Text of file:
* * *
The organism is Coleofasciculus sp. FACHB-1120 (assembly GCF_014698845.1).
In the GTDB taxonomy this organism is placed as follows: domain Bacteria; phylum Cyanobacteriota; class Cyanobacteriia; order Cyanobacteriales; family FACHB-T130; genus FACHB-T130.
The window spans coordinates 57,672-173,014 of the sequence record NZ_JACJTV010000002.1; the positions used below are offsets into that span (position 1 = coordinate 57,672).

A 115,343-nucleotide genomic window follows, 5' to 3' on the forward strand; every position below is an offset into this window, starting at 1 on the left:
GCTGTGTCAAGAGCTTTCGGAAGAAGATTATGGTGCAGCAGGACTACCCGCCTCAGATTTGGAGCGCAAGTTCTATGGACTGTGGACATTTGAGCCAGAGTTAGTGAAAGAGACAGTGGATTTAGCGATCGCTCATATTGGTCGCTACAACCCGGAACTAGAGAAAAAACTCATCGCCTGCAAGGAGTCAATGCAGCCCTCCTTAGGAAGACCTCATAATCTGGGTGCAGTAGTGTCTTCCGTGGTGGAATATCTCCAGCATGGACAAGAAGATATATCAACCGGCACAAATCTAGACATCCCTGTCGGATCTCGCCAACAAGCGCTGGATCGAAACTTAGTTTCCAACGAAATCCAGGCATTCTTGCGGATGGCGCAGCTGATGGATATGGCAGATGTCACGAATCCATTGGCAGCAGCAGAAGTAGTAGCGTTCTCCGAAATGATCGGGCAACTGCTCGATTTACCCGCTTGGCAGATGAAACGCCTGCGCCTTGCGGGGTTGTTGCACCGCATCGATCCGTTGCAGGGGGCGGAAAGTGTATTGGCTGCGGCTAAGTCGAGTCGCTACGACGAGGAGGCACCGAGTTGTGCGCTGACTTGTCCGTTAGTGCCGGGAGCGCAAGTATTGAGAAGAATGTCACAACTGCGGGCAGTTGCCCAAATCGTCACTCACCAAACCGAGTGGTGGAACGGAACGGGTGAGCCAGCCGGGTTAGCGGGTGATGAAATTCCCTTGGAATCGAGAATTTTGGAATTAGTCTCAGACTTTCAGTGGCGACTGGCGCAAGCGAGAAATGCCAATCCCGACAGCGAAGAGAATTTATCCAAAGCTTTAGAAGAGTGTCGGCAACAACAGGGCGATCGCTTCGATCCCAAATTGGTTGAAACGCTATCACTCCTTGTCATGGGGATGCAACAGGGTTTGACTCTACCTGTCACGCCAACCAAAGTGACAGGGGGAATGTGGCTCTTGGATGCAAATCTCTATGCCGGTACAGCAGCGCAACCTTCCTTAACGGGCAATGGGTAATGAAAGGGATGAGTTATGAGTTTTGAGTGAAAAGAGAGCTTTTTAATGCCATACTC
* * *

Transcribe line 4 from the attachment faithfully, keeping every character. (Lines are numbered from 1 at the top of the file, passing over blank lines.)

A 115,343-nucleotide genomic window follows, 5' to 3' on the forward strand; every position below is an offset into this window, starting at 1 on the left: